U.S. lags other major exporters on traceability

Canada’s system of RFID tags and an independent agency to handle traceability may be a model for the U.S., according to some American livestock groups.  |  Barb Mitchell photo

DENVER, Colo. — When it comes to livestock traceability, the United States is an outlier among its competitors in the world beef market.

Among the world’s top 10 beef exporters, only the U.S. and India lack a solid traceability system.

Exporting nations like Canada, Mexico and Australia require individual identification from the farm of origin, ear tags and a central database and most require movement tracking. Most countries’ systems, including Canada’s, have been in place for more than 10 years. They also tout their systems as part of a clean and safe food message.

So far, limited traceability in the U.S. has not been an impediment but that could change and hard-earned markets could be lost in a heartbeat, said Thad Lively of the U.S. Meat Export Federation.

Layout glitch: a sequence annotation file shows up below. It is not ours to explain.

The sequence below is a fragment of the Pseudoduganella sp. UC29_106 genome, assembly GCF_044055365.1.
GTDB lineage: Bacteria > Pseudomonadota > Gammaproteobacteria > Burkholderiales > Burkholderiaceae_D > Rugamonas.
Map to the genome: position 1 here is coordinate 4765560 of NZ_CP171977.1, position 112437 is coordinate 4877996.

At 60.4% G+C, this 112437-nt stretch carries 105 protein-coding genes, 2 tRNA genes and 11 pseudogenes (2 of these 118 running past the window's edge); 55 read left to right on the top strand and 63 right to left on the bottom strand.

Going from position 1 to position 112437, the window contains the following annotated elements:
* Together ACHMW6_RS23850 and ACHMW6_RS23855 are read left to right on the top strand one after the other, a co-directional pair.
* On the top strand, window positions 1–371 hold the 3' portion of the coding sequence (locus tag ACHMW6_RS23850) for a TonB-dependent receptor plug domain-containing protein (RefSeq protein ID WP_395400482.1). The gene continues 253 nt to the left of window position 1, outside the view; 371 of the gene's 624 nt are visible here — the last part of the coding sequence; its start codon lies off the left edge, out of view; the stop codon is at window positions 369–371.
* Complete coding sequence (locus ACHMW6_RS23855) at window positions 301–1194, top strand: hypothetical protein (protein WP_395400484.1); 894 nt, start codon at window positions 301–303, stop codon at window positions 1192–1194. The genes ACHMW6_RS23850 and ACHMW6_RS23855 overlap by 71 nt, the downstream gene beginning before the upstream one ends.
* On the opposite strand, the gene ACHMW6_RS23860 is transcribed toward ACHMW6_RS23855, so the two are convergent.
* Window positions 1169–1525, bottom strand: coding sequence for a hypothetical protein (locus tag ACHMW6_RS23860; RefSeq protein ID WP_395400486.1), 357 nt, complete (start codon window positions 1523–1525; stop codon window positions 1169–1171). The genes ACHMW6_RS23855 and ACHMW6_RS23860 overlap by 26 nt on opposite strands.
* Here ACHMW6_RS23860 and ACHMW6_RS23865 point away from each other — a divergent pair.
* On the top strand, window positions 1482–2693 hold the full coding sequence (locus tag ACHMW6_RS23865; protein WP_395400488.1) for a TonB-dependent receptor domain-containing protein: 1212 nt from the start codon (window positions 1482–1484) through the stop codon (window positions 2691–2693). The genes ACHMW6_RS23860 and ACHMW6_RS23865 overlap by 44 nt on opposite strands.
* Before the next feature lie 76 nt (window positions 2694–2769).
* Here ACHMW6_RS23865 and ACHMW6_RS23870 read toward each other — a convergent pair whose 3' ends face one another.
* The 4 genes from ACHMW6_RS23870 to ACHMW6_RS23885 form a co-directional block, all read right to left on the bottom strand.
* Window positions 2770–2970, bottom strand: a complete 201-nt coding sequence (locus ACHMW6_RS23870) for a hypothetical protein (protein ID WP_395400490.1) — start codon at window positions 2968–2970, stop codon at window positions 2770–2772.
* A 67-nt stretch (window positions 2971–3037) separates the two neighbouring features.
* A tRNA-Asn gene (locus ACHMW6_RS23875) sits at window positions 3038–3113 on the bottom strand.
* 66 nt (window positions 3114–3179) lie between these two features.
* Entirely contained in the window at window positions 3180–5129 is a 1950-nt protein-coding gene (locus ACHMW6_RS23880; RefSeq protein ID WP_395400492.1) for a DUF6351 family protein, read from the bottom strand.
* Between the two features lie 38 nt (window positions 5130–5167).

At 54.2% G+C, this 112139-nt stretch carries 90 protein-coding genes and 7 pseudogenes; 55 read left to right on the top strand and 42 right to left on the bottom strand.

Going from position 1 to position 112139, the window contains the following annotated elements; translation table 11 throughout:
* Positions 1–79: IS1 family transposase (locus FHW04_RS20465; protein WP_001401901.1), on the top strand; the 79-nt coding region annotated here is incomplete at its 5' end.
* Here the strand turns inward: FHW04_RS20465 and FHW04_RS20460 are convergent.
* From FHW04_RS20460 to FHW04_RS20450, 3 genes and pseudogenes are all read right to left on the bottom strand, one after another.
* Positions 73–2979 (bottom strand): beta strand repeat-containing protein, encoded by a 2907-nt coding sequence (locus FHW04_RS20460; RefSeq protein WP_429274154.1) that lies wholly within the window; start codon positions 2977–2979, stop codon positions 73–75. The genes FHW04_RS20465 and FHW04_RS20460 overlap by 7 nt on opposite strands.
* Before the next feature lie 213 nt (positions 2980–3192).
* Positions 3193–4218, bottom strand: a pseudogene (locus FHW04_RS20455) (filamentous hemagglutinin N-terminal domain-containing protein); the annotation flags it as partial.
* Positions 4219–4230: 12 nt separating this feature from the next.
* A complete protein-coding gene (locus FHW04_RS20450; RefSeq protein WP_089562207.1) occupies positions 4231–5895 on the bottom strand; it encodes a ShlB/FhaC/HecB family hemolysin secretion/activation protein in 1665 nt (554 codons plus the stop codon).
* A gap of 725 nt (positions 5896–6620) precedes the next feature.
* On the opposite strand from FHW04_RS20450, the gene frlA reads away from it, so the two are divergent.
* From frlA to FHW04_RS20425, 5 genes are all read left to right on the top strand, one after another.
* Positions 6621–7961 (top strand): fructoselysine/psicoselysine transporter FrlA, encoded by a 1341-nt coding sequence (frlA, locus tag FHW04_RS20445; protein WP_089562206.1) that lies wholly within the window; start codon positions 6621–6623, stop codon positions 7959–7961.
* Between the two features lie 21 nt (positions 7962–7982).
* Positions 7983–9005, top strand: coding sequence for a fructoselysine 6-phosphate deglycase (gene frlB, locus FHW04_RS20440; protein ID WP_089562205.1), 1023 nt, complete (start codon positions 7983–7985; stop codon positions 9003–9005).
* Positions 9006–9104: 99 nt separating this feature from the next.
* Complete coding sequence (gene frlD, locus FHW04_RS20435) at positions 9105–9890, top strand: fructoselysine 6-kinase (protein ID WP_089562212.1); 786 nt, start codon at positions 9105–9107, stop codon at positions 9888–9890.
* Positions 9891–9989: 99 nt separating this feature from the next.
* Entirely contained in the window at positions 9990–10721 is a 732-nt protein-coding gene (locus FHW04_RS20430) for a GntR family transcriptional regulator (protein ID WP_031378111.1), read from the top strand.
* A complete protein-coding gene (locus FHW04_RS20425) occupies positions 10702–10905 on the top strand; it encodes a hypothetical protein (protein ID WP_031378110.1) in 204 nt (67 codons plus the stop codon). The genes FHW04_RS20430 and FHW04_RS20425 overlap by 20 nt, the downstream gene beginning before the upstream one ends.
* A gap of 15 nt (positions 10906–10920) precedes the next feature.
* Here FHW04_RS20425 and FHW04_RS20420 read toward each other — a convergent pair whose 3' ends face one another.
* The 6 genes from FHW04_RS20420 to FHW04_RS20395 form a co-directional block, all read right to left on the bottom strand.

“The fact that the U.S. does not have a nationwide traceability system is not keeping us out of the global marketplace today. We found a solution for China,” he said.

If the Chinese market had been lost, it would not be a big hardship because the U.S. only shipped 3,000 tonnes of beef there last year.

But overall in 2017, the U.S. exported 2.8 billion pounds of beef and if a major animal disease erupted, many foreign buyers would close their borders. That could cost producers more than US$300 per head.

If an important market like Walmart or McDonald’s demanded traceability, that might be enough to push the country toward a program, he said.

“We are living on borrowed time today and are we going to be forced to go to traceability in our beef industry or are we going to get there through a more market-driven approach?” he said.

Many American consumers likely assume traceability already exists and if they are buying branded beef, the product likely has that attribute to assure documentation is available on animal care, health and environmental considerations.

Consumers are less interested in disease trace back but they do want to know more about beef with labels like organic, natural or antibiotic-free beef, said Mark McCully, vice-president of the Certified Angus Beef program.

“It is more about the value-add that comes with traceability systems,” he said.

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